Koch will speak at Coe College the evening of March 24. Ahead of his appearance, Ben Kieffer talks with Koch about how to encourage the talent, purchasing power, and experience of the disability community.

Joyce Russell/IPR

A Republican-dominated panel in the Iowa House Tuesday signed off on a Senate bill to revise sentences  for underage offenders who commit homicide. Backers say the bill would bring Iowa into compliance with court rulings that Iowa’s current law is unconstitutional. 

Both the U.S. and the Iowa Supreme Courts threw out Iowa’s law mandating life in prison without parole for teen killers. The Senate bill gives courts other options. Courts could allow parole immediately. But they could also still hand down the life without parole sentence.   

Flickr / Tobias Leeger

The Iowa House passed a bill on the contentious issue of school start dates for Iowa K-12 students today. The legislation allows middle and elementary schools that follow year-round calendars to set an early school start date; however, all other schools could start only as early as August 23.

State Rep. Mary Mascher, a Democrat from Iowa City, voted against the bill. She says the one-size-fits-all start date for high schools is a bad approach.

Amy Mayer/Iowa Public Radio

The U.S. Senate agriculture committee heard testimony today on the Environmental Protection Agency’s proposed Waters of the U.S. (WOTUS) rule.

Nearly a year ago, the EPA proposed a change to the Clean Water Act that it says would clarify its authority over certain wetlands and streams. But Iowa Republican Senator Chuck Grassley, who serves on the agriculture committee, says the proposal has met strong opposition in farm country.

Grant Gerlock/Harveset Public Media

More than a dozen federal agencies form a patchwork system that aims to keep food from making Americans sick. But critics say the old system has worn thin. And some think we would all be safer if food safety at the federal level was brought under one roof.

Walking through Heartland Gourmet in Lincoln, Neb. shows how complicated the food safety system can be. Inside the warehouse pallets are stacked with sacks of potato flour and the smell of fresh baked apple-cinnamon muffins is in the air.

Iowa Public Radio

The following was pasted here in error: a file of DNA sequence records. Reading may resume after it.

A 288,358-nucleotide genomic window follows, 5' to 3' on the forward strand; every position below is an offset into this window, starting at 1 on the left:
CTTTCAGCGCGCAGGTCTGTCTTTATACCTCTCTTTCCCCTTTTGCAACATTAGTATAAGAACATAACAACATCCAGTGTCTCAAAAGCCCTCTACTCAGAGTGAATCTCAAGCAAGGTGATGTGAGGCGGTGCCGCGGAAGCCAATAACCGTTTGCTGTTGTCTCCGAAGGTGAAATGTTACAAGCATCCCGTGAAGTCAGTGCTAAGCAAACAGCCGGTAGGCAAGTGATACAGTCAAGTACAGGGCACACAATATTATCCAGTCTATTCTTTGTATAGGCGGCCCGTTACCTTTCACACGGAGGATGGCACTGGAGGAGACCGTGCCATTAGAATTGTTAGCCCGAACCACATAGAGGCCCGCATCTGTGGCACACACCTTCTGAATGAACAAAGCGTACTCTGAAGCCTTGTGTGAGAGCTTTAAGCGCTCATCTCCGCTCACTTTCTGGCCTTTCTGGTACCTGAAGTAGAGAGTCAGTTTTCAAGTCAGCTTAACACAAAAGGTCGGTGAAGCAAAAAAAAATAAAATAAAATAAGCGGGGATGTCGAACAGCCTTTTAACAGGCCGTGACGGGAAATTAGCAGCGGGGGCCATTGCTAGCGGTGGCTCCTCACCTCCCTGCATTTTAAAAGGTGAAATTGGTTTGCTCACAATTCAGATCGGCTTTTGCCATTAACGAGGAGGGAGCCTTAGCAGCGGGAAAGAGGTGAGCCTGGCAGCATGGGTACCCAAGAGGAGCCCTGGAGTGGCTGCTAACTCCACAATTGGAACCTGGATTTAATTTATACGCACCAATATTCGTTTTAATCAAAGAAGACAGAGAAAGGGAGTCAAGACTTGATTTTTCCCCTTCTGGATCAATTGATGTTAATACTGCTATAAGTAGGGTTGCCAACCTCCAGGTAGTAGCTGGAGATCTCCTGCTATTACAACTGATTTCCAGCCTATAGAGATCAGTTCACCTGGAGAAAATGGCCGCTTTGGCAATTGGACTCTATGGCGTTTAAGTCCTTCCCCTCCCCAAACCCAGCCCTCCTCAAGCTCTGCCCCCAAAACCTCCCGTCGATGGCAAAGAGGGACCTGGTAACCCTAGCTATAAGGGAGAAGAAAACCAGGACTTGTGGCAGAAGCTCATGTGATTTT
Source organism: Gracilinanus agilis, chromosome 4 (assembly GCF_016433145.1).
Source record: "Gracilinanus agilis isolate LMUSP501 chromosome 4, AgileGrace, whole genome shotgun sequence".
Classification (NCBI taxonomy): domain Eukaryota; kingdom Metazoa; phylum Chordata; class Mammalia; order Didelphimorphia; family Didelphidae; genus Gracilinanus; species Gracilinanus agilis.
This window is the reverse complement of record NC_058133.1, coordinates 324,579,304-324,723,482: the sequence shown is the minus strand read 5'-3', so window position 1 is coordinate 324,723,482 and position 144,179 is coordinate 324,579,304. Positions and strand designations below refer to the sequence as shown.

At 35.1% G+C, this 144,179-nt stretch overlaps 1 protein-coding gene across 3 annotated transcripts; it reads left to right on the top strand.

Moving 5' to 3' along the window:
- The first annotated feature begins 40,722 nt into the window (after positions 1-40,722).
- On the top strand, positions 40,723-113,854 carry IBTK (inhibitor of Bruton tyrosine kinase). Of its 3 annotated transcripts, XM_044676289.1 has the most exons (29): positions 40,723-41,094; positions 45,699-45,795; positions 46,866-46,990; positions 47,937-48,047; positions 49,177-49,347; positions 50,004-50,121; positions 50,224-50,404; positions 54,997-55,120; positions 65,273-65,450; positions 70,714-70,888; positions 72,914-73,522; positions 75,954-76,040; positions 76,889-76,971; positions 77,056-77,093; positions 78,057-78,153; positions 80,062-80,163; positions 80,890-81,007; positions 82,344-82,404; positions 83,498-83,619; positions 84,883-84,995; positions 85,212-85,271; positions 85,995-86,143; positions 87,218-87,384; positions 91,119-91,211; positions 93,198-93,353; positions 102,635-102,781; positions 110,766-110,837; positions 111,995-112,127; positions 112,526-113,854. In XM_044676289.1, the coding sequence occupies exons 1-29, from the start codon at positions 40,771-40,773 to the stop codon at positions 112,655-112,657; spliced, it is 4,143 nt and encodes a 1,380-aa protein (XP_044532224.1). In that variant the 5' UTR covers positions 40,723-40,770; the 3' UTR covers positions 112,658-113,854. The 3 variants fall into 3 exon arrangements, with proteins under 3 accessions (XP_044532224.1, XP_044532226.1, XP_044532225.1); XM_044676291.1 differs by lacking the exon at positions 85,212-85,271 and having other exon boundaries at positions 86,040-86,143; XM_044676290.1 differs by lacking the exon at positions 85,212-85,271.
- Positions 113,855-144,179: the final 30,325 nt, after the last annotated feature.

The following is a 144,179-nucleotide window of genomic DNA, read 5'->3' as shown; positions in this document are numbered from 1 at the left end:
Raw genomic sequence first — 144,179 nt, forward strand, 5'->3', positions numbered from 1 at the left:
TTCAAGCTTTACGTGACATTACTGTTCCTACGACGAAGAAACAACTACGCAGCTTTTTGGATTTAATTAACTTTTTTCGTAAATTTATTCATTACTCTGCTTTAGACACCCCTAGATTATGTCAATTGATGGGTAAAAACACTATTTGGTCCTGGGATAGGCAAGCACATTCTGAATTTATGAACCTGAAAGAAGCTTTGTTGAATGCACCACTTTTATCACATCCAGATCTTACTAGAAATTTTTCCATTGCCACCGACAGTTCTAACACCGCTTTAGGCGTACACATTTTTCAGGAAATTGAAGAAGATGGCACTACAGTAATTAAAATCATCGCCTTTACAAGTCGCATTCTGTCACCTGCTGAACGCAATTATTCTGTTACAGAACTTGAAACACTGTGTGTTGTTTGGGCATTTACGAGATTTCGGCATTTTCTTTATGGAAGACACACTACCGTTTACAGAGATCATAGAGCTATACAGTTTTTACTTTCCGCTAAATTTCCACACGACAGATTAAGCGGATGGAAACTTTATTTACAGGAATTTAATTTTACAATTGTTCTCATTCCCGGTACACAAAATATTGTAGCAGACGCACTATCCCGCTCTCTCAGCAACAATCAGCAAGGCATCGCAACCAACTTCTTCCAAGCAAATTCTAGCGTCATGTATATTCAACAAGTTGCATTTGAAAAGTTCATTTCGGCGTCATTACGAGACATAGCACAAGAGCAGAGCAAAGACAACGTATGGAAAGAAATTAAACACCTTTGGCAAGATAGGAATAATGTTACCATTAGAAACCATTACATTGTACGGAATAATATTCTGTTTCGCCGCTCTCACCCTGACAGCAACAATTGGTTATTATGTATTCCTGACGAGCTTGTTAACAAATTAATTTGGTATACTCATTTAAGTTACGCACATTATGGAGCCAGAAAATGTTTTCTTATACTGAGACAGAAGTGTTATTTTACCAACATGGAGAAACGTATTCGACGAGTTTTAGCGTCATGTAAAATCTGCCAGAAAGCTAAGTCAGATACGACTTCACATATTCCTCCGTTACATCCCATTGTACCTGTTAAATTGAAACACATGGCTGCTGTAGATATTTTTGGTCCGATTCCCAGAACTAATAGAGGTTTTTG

Republicans would dominate on the Iowa Board of Regents if three new nominees are confirmed, and one Senate Democrat says Governor Branstad is not following the intent of the law with the appointments.  

The governor nominated Vermeer executive Mary Andringa, Des Moines community volunteer Patty Cownie, and UNI student Rachel Johnson.  

Coralville Democrat Bob Dvorsky says with the appointments the nine-member board will include five Republicans, two Democrats, and two Independents.    

John Pemble / Iowa Public Radio

The Iowa Senate is unlikely to take up the issue of collective bargaining, so why did the House debate it until 10 PM last Tuesday?

State Rep. Sharon Steckman, a Democrat from Mason City, felt that the bill was a distraction from the bigger issue of school funding.

"They are waiting to know what their funds will be for this upcoming school year and we felt like this entire bill was a distraction and that's why we totally opposed it," Steckman says.

But State Rep. Greg Forristall, a Republican from Macedonia, says that these processes sometimes take years. 

Mama Jan Smith / flickr

Fifty years ago The Sound of Music hit the big screen, and people all over the world fell in love with the von Trapp family.

On this Talk of Iowa segment, Charity Nebbe talks with Sofia and Amanda von Trapp. Along with their brother and sister, they are carrying on the family legacy, but not quite in the way you might expect. 

Photo by John Pemble

Lawmakers in the Iowa Republican House last week passed legislation that would weaken bargaining rights for teachers unions. It’s unlikely to even be taken up in the Democratic-controlled Senate. It’s just another part of the fights over education at the Iowa statehouse. IPR's Clay Masters checks in with Statehouse Correspondent Joyce Russell about the week ahead at the capitol. 

Photo by John Pemble

March 21st, 2015 was the 330th anniversary of Johann Sebastian Bach’s birth, a prominent composer of classical music. On Saturday across the world, his life was celebrated through performances in unexpected public places, including one on the steps of Iowa’s former Capitol in Iowa City.

Pages